In search of answers, I went to the construction site in Mateševo to check the truthfulness of the information published in the media. Faced with the landscape of a wounded river, I remembered Ivo Andrić’s words once again: “Anything else could be imagined, rather than such a miraculous building existing in that torn and desolate area. It seemed as if both shores threw a foamy jet of water towards each other, and these jets collided, assembled into an arch and remained so for a moment, floating over the abyss…” Will the arches of the Tara 1 and 2 bridges become a symbol of this area? Will we replace the natural course of the Tara River with a regulated one, that will remain to testify to the price that nature had to pay in order to meet economic needs?
Ana Mišurović, MA, told us that tens of thousands of cubic meters of concrete were used for the construction of several supporting pillars of future bridges at the Mateševo construction site, which changed the natural acidity of the water environment into a base environment. Consequently, this chemical process has led to a permanent disruption of the biocenosis in the range of habitats of this part of the riverbed and the Tara Valley. Construction works have irreversibly led to mechanical damage to the habitats of many valuable species. These negative impacts will be felt in the lower part of the course, which is most attractive for tourists. Increased traffic intensity on the highway will cause an increase in exhaust emissions that can be estimated at at least 5 million tonnes of carbon dioxide equivalents annually. It should have been imperative to choose a route for the highway that would not go along the riverbed and would not intersect with the course of the Tara river. New technological solutions should have been applied, which would diminish the threat to the environment and the negative effects of exhaust emissions on the climate.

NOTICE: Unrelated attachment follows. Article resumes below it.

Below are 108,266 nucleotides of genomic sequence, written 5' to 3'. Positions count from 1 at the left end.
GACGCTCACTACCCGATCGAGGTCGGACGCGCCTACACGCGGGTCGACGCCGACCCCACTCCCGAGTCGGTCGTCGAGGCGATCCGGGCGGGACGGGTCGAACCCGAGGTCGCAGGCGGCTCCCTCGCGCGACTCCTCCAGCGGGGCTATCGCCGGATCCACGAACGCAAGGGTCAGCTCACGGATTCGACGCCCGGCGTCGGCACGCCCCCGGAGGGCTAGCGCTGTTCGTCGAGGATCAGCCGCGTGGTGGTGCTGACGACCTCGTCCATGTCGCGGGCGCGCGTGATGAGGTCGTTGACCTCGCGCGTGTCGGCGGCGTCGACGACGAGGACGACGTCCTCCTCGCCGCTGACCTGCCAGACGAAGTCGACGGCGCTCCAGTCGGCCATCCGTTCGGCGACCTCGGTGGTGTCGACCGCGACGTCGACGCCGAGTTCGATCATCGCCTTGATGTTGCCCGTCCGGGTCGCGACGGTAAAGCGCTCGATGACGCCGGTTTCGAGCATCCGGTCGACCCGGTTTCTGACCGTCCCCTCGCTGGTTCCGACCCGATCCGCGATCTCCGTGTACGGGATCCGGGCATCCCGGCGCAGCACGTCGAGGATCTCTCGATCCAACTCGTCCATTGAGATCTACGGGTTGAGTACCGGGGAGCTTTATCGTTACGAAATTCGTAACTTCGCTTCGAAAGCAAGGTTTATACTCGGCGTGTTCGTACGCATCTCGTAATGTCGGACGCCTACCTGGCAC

Picture 3 — Interview with Ana Mišurović
The previously presented expert opinion is in line with the conclusions of the UNESCO’s Mission and the European Commission, by which these organizations call on us to take urgent measures in order to improve the ecological status of the Tara river.
After Mateševo I reached the magnificent Djurdjevića Tara bridge. As we looked at the strong and fearless Tara river, we felt its strength and beauty, but also its sorrow. We betrayed it, though it gave us so much. We enjoy its beauty, we raft on its rapids and we are recognized by its name all over the world. Thousands of tourists cherish Montenegro in their memory precisely because of Tara river. We want to continue to be embraced by its shores, but also to get to its banks quicker and easier. Both are possible, but only if we respect the power of knowledge. Knowledge is our guide to a sustainable future with a special place for the ecological state of Montenegro and the Tara river, which shines with the beauty of its untamed strength.
Text and photo by: Jovana Damjanović (Elementary school „Dr Dragiša Ivanović“, Podgorica)